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Think about it - isn’t the term “miserable Christian” an oxymoron? How can anyone be a Christian and be miserable?

Yet would a casual observer who encounters random Christians during the course of a day - whether the observer be atheist, agnostic, Buddhist, Jewish, or an alien from outer space - come to that conclusion?

Many people who call themselves Christians, believe they are Christians, and have accepted Christ as their personal savior and been born again in the Spirit, act as if they are among the most miserable people on the planet.

They respond to a “good morning!” with a scowl. They yell, curse, or snap over nothing. They complain about everything. Their moods are stuck on foul. They act as if another day of life is a curse rather than a blessing. Others just want to get away from them.

How can this be? We have every reason to be joyful. We have passed from death to eternal life. Our names are written in the Lamb’s book of life. We are filled with the Holy Spirit. So what gives?

We can’t read minds, but I’d guess one of two things. One, some may not be genuine Christians - this group is “in name only.” We should pray for them and talk with them when opportunities present themselves. Two, most of us are genuine Christians, but sometimes we distance ourselves from God and Christ because of things that have happened (or are happening) in our lives. We’ve all done this to one degree or another. Nobody’s perfect, and none of us is a saint.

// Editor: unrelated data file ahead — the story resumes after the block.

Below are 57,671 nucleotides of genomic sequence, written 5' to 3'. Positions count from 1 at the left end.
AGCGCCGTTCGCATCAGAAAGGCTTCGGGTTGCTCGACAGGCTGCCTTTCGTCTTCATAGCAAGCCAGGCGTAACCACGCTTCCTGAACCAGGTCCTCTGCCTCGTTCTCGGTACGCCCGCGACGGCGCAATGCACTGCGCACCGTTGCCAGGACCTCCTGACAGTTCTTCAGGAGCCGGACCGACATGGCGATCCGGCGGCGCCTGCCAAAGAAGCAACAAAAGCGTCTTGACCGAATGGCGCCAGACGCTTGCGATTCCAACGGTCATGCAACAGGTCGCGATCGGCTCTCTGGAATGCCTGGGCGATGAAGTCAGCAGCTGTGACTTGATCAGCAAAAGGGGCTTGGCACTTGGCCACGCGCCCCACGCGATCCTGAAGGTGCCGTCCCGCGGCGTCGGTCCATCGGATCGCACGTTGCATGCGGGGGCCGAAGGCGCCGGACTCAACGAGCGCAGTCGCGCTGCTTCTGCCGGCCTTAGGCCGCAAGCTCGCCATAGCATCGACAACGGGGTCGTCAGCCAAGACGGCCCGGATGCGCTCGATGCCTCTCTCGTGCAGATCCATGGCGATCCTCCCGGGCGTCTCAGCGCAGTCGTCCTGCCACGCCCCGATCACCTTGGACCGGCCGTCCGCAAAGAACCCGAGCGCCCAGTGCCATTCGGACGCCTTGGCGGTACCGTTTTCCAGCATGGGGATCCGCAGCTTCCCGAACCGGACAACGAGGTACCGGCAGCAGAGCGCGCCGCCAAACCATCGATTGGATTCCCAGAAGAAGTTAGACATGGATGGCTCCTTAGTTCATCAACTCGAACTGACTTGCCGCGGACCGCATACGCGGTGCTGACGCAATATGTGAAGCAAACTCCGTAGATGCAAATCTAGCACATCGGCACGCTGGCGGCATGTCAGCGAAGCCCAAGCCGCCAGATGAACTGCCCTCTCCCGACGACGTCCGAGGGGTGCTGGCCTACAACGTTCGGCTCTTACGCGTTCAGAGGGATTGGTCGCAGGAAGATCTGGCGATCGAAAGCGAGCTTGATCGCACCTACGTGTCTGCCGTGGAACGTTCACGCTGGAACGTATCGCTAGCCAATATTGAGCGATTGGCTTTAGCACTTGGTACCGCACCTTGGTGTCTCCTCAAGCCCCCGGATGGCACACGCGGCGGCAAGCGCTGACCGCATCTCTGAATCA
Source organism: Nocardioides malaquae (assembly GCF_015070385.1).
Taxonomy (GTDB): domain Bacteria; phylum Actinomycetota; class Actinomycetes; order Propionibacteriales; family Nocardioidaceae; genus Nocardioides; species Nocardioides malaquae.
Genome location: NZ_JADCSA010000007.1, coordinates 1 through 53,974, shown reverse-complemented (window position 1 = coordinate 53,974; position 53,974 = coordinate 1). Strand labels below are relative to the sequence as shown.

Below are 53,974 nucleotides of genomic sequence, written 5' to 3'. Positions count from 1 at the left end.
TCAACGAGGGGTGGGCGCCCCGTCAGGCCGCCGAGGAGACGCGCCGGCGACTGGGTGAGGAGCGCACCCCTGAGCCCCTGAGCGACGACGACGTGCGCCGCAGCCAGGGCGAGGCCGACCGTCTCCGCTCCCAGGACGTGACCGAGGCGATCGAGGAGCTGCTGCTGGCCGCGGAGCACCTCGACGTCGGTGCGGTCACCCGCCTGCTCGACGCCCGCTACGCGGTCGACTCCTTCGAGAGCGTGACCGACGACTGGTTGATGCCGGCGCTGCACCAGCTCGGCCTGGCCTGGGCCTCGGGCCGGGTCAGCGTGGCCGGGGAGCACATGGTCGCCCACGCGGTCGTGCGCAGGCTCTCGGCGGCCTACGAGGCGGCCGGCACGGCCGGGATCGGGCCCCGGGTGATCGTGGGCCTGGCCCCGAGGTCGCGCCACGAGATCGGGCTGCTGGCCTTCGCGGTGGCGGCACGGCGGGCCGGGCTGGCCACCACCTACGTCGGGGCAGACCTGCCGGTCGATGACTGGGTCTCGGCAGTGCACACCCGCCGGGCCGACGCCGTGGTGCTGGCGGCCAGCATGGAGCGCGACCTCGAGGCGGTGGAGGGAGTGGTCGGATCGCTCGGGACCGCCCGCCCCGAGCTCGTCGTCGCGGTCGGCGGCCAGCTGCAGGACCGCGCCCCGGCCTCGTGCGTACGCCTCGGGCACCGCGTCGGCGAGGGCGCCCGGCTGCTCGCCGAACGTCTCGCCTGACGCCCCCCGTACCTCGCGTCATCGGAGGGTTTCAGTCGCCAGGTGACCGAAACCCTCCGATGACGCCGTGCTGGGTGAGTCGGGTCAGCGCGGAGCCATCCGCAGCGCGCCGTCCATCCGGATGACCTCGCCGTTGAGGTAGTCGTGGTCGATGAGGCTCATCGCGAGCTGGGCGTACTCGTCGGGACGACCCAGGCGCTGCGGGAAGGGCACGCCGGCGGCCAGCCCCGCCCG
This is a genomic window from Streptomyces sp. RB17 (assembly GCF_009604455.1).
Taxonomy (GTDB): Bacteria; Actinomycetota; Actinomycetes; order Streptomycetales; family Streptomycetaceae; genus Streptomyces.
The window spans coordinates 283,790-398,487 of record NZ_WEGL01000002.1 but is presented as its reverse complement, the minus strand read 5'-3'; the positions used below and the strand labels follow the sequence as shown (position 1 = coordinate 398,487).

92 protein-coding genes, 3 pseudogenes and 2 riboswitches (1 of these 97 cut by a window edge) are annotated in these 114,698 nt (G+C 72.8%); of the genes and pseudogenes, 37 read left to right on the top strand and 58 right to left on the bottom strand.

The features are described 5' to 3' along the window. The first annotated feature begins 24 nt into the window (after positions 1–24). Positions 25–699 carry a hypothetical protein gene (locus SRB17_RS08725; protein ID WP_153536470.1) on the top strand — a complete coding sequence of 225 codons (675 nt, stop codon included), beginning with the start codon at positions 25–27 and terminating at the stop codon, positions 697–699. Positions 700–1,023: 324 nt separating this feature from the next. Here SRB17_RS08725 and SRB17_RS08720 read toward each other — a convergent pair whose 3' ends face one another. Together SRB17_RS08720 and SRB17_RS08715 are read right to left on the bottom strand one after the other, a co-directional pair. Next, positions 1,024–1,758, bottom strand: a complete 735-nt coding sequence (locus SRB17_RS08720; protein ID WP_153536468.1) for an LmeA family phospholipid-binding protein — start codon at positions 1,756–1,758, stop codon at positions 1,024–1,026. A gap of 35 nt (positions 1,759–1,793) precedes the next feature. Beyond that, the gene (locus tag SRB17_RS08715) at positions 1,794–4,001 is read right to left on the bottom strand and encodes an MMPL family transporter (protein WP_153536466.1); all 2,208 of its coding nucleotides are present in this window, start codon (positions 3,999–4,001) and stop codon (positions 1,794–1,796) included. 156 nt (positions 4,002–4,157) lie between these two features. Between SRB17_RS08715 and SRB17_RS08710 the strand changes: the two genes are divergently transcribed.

The distancing can be minor and fleeting - we are having a bad day or bad week. Tomorrow (or next week) we will get back on track, through prayer, reading God’s word, talking through it with a spouse or friend, acknowledging the triviality of the problem, or simply realizing God’s in control.

Or the distancing can be significant and moving toward permanent. Something’s really wrong. Crossing paths with these brothers and sisters in Christ presents opportunities for us to make a difference. First, by showing kindness, patience, and gentleness. Each of us must do his or her best to exhibit the fruits of the Holy Spirit. Second, when possible, by humbly and gracefully engaging the person in a deeper discussion. This deeper dive won’t normally happen with strangers, but it could. Watch for those “divine nudge” or “tap” moments, and don’t hesitate to jump in (even though your mind will be screaming “mind your own business!”).

What should be our standard state of being, as Christians? Joyful! Of course, there will be bad days, but even on the worst days we can still know God is with us and loves us. Our normal condition, however, should be one that embodies and reflects the fruits of the Spirit (Galatians 5:22-23). We should rejoice in our special relationship with God and the sealing of our eternal destiny. As Paul tells the early believers in Corinth and Philippi, let others see this joy!


2 Corinthians 13:11:

Finally, brothers and sisters, rejoice! Strive for full restoration, encourage one another, be of one mind, live in peace. And the God of love and peace will be with you.

Philippians 4:4-5:

Rejoice in the Lord always. I will say it again: Rejoice! Let your gentleness be evident to all. The Lord is near.


(NIV/copyright 2011 Biblica, Inc.)







Copyright James Wallace 2020

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